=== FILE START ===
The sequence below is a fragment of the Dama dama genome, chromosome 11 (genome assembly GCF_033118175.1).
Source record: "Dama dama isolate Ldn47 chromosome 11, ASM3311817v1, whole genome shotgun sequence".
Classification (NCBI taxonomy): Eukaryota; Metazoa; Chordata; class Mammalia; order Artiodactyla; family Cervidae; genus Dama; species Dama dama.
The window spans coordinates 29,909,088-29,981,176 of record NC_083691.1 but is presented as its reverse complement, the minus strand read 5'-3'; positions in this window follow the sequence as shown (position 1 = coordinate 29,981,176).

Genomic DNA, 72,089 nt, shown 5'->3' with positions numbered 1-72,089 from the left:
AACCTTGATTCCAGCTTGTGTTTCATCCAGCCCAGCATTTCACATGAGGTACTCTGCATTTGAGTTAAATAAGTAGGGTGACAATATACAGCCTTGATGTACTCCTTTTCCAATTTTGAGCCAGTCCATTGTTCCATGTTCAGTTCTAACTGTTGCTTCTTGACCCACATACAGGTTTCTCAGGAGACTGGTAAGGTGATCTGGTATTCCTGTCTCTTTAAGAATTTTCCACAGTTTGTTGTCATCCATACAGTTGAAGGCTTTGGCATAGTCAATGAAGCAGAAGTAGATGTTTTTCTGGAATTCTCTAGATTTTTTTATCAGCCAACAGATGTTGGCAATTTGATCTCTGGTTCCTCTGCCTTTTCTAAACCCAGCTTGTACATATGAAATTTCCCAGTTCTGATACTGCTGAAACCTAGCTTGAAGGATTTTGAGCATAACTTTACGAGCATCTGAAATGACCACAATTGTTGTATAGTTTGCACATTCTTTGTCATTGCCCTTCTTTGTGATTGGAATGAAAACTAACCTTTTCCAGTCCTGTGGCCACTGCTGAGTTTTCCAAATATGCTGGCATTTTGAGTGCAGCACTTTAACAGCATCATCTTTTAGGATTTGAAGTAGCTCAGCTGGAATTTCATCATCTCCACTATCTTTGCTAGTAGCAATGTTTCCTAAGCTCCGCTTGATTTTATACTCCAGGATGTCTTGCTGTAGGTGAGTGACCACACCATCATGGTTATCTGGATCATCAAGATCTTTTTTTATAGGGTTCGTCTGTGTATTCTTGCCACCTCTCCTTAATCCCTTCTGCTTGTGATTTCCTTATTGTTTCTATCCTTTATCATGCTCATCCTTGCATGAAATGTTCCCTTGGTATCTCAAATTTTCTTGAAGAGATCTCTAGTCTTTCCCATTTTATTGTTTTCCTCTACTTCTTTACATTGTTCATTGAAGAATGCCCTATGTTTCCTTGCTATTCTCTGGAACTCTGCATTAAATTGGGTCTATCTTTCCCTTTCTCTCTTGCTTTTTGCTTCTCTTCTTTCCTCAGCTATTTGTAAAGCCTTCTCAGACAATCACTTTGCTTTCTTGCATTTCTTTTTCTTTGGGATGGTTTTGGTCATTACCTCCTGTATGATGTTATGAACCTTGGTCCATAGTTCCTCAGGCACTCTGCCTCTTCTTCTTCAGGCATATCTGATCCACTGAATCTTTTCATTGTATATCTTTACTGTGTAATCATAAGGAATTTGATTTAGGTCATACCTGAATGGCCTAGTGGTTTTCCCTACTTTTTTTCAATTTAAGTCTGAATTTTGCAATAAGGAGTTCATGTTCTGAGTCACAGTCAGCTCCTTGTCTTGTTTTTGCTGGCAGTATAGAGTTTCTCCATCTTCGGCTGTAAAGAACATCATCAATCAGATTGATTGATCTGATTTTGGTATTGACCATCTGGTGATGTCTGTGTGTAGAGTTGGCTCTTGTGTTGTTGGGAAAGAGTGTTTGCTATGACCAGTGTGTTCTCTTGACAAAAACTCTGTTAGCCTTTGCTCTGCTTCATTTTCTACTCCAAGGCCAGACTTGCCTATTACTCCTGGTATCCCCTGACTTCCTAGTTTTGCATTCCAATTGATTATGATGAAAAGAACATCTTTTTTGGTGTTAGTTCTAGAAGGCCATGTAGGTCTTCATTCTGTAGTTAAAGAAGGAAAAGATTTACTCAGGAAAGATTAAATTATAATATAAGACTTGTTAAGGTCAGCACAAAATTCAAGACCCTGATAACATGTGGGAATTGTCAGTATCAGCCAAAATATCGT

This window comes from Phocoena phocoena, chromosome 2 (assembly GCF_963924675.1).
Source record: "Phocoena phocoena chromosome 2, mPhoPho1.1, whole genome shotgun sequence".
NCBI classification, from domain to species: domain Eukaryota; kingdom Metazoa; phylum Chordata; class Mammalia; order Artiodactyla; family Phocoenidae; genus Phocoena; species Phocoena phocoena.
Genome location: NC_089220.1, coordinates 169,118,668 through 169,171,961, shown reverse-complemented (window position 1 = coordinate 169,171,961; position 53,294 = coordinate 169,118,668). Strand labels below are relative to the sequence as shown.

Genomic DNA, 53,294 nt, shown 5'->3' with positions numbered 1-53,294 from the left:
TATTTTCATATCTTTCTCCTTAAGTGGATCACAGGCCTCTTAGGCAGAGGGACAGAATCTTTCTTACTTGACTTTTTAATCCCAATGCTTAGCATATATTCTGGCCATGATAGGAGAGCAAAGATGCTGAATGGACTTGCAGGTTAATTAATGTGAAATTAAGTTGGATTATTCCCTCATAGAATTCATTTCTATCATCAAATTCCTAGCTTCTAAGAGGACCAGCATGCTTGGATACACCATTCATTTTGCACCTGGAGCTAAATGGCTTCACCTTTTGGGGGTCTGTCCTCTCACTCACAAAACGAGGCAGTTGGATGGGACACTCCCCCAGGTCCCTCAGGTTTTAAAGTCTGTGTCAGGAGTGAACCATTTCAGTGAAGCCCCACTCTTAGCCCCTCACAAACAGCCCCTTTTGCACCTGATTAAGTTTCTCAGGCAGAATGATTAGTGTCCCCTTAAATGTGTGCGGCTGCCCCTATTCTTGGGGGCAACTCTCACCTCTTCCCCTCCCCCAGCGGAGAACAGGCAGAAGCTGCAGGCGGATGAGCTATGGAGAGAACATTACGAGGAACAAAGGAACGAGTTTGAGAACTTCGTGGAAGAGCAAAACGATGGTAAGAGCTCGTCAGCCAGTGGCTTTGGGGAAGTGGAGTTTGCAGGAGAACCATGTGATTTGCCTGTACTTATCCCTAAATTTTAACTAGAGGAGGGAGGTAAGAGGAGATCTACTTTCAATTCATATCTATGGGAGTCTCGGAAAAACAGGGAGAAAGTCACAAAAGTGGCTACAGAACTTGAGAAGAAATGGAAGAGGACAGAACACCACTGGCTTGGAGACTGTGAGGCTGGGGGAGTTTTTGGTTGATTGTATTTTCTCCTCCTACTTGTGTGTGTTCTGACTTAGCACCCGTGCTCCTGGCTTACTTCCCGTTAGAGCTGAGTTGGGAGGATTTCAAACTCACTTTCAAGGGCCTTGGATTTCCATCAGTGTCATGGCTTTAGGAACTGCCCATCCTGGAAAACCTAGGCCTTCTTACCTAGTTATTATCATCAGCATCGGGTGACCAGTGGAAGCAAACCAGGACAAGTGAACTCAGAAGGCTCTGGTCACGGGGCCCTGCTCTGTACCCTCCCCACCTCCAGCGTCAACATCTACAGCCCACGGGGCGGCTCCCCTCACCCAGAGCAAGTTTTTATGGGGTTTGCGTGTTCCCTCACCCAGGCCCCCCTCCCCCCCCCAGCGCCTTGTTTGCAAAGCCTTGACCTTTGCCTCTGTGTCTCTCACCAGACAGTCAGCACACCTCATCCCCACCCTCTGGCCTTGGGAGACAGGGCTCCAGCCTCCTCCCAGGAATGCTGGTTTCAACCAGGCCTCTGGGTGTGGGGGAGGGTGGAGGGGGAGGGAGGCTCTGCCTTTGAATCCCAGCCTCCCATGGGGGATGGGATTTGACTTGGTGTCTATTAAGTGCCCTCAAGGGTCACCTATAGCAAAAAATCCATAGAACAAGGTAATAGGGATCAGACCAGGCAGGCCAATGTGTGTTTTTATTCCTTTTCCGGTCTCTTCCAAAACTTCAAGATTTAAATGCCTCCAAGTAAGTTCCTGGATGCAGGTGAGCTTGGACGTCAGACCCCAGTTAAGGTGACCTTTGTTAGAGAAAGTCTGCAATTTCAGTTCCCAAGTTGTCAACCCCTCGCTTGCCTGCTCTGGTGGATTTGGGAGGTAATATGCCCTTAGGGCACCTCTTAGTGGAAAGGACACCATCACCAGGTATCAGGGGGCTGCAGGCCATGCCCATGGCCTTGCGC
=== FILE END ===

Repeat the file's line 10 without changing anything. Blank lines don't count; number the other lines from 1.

Genome location: NC_089220.1, coordinates 169,118,668 through 169,171,961, shown reverse-complemented (window position 1 = coordinate 169,171,961; position 53,294 = coordinate 169,118,668). Strand labels below are relative to the sequence as shown.